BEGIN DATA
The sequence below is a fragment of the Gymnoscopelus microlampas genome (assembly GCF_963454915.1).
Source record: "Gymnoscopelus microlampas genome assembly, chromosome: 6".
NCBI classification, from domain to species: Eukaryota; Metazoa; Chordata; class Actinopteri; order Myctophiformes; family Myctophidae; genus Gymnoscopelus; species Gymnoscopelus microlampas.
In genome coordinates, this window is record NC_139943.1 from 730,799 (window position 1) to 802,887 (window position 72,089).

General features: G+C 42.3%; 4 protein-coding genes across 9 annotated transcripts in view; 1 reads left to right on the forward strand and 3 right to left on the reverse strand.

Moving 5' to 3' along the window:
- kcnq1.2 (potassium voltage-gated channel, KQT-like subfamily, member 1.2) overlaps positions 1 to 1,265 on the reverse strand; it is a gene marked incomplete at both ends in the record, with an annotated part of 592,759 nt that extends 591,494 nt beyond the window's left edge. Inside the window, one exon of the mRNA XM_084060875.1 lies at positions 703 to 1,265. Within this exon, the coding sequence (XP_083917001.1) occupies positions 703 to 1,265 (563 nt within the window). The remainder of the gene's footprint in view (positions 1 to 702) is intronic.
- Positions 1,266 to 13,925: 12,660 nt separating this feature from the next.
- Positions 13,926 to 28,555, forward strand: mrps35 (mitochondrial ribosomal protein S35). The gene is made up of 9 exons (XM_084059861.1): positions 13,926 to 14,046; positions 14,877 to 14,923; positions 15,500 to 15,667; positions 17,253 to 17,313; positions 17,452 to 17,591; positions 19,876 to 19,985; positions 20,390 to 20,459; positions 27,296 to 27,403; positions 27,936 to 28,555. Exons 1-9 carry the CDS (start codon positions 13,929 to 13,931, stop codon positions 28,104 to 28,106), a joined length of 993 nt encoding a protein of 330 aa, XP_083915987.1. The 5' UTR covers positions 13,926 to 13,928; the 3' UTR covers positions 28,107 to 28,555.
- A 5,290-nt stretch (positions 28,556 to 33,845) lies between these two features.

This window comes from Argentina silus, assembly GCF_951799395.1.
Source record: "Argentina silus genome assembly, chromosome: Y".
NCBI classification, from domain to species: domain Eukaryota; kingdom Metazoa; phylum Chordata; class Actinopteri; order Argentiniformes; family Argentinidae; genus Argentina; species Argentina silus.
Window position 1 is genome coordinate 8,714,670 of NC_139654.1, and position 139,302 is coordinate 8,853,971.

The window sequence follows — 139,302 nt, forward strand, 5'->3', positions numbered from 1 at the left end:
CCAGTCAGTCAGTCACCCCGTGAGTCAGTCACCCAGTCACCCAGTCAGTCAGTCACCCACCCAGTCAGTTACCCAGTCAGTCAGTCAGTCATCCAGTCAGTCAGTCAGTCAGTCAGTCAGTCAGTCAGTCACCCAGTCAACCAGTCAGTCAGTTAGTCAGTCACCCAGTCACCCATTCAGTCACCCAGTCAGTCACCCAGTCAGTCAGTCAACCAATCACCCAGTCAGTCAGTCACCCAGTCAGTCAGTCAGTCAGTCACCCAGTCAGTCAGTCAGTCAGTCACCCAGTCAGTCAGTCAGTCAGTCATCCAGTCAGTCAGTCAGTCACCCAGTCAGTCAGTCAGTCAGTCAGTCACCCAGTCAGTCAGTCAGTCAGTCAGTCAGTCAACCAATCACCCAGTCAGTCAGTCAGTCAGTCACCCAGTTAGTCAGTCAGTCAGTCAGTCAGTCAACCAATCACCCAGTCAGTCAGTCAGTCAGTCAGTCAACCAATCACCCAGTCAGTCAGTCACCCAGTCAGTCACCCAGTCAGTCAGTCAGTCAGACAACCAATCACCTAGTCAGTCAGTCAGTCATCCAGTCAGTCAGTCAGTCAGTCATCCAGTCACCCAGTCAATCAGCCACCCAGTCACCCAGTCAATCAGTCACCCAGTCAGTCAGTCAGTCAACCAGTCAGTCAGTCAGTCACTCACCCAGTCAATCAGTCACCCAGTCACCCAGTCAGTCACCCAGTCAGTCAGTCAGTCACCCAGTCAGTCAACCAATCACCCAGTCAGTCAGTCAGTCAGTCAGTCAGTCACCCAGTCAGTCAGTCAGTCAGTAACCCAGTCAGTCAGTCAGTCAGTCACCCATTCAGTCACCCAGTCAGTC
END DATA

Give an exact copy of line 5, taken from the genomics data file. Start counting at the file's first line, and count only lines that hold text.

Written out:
General features: G+C 42.3%; 4 protein-coding genes across 9 annotated transcripts in view; 1 reads left to right on the forward strand and 3 right to left on the reverse strand.